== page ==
Fires continue to ignite parts of the West. In this image, fires in Idaho and Wyoming can be seen.
The Hardluck Fire was started by lightning on July 17, 2013 deep in the wilderness. The small two acre fire was discovered on July 20 by a fire detection flight, but the inaccessible terrain precluded sending crews in safely. Now the fire is almost 20,000 acres in size, and increasing in size and activity due to winds from the southwest. Warm dry weather is forecast for the next 2-3 days so the fire is expected to burn actively.
Lighting also caused the Gold Pan Complex fire, which started on July 16th. This fire has grown steadily within the Frank Church, River of No Return Wilderness of Idaho. It has been growing in stands of mixed conifer trees, many that have significant bug kill. The fire has been able to burn even in past fire areas due to high temperatures, low humidity and extreme terrain. The fire has consumed over 27,000 acres and its potential for growth is extreme.
The Eureka fire, too, began from a lightning strike on August 12, 2013. Almost 5,500 acres, the fire is only 15% contained. The next couple of day’s weather will test firefighter’s efforts as the weather conditions are favorable for fire growth.
The Beaver Creek fire ignited on August 7, 2013 by a lightning strike has grown to over 100,000 acres. Beaver Creek Fire is burning around the footprint of the 2007 Castle Rock fire and threating the towns of Ketchum/Sun Valley and Hailey. Resources at risk include ski areas, homes, power transmision lines, Highway 75 and scenic recreational trails and camp grounds. It is only 8% contained at this point and potential for growth and terrain type are both extreme for this fire.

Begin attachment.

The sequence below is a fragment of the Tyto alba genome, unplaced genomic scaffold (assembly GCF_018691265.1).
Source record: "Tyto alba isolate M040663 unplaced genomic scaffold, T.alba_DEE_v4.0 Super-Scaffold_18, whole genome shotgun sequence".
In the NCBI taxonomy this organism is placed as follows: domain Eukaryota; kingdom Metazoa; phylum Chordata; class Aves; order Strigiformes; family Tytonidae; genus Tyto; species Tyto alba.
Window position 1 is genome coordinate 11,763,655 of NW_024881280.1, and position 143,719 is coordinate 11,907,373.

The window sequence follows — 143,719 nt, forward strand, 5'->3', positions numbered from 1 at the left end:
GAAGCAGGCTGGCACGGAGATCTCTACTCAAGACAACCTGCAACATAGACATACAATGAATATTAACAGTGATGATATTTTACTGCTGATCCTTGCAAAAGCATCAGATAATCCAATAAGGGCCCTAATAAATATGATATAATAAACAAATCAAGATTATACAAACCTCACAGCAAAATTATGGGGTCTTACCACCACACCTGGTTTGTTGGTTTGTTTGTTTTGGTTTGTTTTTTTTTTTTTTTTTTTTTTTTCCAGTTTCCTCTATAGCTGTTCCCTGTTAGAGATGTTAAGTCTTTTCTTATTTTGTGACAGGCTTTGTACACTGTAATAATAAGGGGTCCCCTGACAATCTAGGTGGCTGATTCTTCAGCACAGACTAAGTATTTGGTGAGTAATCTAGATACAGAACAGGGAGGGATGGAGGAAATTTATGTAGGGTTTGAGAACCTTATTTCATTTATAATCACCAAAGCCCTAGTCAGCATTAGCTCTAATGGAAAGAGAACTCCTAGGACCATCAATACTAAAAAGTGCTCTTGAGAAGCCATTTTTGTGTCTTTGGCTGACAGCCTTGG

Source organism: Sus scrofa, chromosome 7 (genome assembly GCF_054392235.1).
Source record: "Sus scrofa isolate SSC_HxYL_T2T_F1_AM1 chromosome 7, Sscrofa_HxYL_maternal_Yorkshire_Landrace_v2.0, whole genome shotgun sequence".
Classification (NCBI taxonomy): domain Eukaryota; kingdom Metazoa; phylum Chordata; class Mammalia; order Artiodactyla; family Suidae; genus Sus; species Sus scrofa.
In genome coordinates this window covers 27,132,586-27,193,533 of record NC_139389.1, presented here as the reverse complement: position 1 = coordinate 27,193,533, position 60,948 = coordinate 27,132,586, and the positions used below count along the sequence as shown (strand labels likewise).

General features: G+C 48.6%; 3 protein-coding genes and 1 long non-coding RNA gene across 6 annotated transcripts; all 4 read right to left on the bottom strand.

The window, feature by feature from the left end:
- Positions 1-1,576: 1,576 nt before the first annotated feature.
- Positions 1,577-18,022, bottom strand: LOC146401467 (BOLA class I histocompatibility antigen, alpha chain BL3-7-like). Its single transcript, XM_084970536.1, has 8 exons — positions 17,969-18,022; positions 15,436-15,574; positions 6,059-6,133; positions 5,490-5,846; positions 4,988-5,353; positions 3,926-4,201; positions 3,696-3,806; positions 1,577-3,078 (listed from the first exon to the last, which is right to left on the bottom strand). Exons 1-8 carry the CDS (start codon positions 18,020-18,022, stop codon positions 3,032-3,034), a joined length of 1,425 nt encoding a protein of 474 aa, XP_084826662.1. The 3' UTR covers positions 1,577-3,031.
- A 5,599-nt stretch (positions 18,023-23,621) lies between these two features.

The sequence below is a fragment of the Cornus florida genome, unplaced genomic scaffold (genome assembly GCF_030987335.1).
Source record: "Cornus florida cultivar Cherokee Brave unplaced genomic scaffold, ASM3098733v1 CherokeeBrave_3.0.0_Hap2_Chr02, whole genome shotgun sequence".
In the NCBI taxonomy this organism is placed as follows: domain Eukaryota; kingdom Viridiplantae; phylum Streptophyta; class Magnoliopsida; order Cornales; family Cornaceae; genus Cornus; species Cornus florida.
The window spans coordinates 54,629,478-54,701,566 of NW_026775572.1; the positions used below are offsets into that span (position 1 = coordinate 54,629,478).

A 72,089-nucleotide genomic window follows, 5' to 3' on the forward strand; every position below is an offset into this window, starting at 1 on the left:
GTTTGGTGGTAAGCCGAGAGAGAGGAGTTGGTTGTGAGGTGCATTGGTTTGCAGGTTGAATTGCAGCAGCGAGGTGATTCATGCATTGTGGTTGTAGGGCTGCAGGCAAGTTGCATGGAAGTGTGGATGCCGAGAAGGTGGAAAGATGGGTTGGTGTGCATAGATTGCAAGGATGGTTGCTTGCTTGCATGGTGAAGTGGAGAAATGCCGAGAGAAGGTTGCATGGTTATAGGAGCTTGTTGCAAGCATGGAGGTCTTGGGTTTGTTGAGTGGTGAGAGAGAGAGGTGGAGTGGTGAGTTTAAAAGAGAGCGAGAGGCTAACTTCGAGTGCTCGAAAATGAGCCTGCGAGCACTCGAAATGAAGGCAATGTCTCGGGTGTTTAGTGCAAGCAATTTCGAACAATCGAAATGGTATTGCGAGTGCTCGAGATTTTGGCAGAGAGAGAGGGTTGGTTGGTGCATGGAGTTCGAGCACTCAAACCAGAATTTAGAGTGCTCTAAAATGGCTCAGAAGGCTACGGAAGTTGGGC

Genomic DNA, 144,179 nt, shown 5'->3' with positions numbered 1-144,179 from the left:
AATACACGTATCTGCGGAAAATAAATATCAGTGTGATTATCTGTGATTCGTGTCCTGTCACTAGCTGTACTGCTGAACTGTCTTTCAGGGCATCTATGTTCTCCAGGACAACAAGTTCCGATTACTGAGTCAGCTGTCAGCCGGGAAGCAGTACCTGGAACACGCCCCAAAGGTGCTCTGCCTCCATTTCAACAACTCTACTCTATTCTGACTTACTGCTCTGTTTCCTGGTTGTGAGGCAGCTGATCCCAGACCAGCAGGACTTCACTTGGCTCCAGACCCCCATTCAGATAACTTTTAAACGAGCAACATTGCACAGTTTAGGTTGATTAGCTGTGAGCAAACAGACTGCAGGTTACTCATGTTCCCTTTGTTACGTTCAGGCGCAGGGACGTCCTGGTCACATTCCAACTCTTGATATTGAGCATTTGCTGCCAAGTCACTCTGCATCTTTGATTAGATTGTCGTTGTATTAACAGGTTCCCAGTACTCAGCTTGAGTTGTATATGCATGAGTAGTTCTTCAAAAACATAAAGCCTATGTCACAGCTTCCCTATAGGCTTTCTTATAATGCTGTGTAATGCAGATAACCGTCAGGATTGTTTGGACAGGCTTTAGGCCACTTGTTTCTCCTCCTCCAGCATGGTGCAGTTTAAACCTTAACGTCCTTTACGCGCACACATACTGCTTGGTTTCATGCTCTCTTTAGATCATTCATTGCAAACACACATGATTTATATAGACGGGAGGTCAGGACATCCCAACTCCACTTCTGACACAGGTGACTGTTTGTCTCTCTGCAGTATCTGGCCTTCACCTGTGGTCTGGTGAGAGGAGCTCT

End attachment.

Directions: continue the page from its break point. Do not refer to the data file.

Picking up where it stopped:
The McCan fire was started by lightning on August 07, 2013. At this point it is fully contained. The fire burned close to 24,000 acres. This fire area will continue to be staffed so that the area can be cleaned up. Rehabilitation of fire line, roads, firefighter camp sites, and dozer line will continue. The perimeter will be patrolled so that resources can respond to any fire activity as appropriate. The engines and crews still assigned to the fire will also be available for any new fires reported nearby.
NASA's Aqua satellite collected this natural-color image with the Moderate Resolution Imaging Spectroradiometer, MODIS, instrument on August 16, 2013. Actively burning areas, detected by MODIS’s thermal bands, are outlined in red.
NASA image courtesy Jeff Schmaltz LANCE/EOSDIS MODIS Rapid Response Team, GSFC. Caption by Lynn Jenner with information from inciweb.org